Tuesday, December 23, 2008

Blogito ergo sum -- revisited

Back again -- with about fifteen spare minutes to get in here and give a coherent answer to the same question that's been asked several times in the last week or so ... by different readers. It's a good question, deserving of serious answer.

I have a major website, yet this blog looks like being a permanent thing. Why would I blog, when I have a major website?

Simply stated, it's a hell of a lot easier to blog. They're free to set up; you don't have to worry about registering domain names and then re-re-resubscribing to keep your domain name (forget it for a few weeks when re-up time comes around, and it's gone, and your search engine presence with it); you can "publish" a paragraph, a diatribe, a photo ... the next chapter of a book ... at a click. No need to write code; no FTP to do. Nothing (much) to learn. You don't get outages at companies like Blogger, which belongs to Google. You don't even have to bother registering a blog with the search engines: give them ten days and a few posts, and they come find you -- which is something they don't do for websites! Blogs are indexed by Google & Co. fast. Within ten minutes of hitting the "publish" button, a well-crafted post can be listed on page one of the search results at The Big G. This doesn't happen with webpages. Blog posts are also content-focused, because the overall design of the blog has been laid down with the template. You get to fiddle at whim with the color scheme, without having to write code, and it's easy to upload or link to anything.

Webpages are fine, too, but the code is a right royal pain, even for the people who speak this gibberish like a second language. You have html, javascript, css and ... stuff. Some wonderful treat called "dot syntax." You have php, jsp, shtml, dhtml ... gak. It'd be a full-time job learning this stuff and then writing it, and here's the rub: web surfers these days have come to expect all the bells and whistles associated with "Web 2" sites. Virtually everything you see online these days is an interactive page driven by some kind of engine. Like --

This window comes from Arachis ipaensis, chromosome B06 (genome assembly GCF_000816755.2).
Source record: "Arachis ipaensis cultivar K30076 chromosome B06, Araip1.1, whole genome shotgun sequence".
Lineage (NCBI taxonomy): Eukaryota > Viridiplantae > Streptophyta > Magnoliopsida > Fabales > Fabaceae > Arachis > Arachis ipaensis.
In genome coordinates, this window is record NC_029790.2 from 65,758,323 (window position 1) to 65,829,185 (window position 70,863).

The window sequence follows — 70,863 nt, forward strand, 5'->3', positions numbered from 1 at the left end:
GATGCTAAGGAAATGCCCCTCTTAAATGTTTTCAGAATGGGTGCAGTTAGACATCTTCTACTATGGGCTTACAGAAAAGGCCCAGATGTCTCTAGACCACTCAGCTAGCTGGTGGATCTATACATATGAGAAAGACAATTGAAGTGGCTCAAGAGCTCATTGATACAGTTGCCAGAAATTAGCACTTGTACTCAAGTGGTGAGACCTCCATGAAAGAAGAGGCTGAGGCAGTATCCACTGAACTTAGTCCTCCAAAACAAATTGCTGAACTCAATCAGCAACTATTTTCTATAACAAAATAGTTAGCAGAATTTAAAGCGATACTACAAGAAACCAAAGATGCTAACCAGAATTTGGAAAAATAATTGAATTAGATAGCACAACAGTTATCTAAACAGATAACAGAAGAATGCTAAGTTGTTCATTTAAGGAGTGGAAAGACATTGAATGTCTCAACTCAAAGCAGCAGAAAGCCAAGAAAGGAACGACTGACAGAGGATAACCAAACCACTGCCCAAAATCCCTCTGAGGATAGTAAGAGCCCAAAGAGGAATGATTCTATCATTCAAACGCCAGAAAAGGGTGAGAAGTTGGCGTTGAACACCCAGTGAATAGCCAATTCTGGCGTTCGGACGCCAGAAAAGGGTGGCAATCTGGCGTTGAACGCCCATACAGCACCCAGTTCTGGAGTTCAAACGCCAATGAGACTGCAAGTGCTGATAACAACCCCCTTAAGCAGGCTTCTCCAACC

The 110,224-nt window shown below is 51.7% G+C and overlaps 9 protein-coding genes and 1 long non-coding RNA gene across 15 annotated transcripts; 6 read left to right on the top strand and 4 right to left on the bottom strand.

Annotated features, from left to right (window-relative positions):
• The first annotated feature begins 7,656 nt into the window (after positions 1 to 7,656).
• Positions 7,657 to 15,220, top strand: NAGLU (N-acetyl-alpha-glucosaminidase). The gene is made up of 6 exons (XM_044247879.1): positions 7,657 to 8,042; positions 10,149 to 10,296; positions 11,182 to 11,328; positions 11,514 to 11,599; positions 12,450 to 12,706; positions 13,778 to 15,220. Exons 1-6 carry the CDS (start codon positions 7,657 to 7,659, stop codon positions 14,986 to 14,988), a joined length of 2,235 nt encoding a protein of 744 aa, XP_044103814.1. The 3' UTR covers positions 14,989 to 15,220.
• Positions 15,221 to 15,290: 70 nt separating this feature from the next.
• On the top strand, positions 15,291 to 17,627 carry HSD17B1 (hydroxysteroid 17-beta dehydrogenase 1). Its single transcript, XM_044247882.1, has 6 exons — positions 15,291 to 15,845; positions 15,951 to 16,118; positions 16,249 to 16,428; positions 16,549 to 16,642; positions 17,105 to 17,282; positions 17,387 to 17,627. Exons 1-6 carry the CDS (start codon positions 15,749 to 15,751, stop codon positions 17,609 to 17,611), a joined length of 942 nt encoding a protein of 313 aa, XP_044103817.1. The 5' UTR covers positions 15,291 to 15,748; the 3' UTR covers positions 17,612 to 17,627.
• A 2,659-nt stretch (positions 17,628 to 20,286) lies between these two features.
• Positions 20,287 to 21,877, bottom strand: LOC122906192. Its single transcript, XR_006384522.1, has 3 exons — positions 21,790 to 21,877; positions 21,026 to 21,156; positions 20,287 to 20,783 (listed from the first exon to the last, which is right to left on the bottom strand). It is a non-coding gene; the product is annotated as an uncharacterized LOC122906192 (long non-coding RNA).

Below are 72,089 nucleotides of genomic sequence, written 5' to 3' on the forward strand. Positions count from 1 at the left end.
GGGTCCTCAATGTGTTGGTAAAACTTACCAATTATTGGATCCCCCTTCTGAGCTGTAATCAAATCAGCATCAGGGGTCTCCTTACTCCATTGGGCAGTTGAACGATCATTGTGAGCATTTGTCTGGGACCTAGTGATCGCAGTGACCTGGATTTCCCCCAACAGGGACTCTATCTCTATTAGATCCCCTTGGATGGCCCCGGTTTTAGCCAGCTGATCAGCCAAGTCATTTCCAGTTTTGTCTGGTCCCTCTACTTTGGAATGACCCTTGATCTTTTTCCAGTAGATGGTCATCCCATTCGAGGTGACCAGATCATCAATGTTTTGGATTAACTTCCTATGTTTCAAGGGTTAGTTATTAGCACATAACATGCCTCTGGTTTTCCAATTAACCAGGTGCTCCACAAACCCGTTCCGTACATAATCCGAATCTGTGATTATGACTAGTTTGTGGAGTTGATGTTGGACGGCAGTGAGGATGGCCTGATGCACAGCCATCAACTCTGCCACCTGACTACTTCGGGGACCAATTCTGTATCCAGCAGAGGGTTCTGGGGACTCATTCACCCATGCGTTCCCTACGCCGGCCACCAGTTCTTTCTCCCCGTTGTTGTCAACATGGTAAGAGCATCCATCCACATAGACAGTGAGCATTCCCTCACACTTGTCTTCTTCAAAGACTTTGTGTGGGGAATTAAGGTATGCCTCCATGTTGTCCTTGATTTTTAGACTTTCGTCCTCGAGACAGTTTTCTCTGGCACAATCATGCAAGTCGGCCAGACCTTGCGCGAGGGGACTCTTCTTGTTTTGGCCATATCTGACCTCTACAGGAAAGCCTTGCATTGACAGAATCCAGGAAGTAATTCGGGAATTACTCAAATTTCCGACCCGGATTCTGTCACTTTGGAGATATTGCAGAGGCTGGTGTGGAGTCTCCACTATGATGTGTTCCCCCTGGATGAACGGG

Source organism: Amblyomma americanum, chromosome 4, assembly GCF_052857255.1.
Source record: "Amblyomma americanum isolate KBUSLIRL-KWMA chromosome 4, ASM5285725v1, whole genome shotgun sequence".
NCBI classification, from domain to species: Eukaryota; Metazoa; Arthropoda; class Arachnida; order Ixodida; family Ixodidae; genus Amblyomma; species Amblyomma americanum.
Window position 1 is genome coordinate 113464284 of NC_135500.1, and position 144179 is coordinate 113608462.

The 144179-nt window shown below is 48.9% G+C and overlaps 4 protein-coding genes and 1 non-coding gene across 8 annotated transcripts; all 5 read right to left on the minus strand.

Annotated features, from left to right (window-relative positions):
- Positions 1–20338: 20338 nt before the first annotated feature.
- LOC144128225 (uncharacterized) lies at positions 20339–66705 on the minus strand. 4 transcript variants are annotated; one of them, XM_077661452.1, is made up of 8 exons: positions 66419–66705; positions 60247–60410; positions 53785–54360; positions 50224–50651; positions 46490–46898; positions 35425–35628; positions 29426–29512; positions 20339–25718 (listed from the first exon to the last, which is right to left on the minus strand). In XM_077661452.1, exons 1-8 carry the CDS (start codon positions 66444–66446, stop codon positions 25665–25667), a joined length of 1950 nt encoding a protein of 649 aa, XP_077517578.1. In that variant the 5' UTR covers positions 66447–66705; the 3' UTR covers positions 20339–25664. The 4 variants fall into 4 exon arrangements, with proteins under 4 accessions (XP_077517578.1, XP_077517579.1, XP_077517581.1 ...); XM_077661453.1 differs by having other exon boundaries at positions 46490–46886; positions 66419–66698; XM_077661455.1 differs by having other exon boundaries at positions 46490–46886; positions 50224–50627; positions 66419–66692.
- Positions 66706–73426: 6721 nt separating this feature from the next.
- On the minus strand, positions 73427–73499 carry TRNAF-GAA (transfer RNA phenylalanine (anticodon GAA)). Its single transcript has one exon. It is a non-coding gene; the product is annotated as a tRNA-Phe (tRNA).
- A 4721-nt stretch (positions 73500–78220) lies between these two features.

The new one is Joomla!. I kid you not. If you stumble into the code of some of the Wiki type sites, you'll see meta tags like this:

< meta content="Joomla! 1.5 - Open Source Content Management" name="generator" >

Here's more about the language: http://www.joomla.org/, and here's a site that demonstrates Joomal! in operation: http://www.playshakespeare.com/. So...

FaceBook, MySpace, Wikipedia, Blogger, Wordpress, Dreamstime, Shelfari, GoodReads, Amazon, Imdb, Payloadz, Lulu, CreateSpace, ... on and on. These sites are so ubiquitous, we've reached a point where the simple old webpage won't do anymore. The simple, functional old page that we all thought was sooooo kewl, ten years ago, is now a dinosaur: borrrrring.

Yet the bloody things are just as hard to write, even though web surfers scorn them!

The handy alternative to the dilemma is: The Blog.

The only drawback to Blogger that I've ever found is that the templates are incredibly boring, and it's extremely difficult to find third party add-ons that actually work. I searched a log way before I found a studio that has its act in gear: http://www.ourblogtemplates.com/2008/03/browse-all-blogger-templates.html.

Put "Our Blog Templates" on the top of your list, if you're deciding to blog rather than get into websites, yet you can't stay awake for the old blogger templates!

So there's your answer, more or less. I blog because it's easy, quick, and visitors get what they expect to see these days: Web 2, interactivity, the ability to participate. All these things can be done on a webpage ... but writing the code is another question! I'd rather write fiction and leave the coding to other folks who find that stuff amusing.


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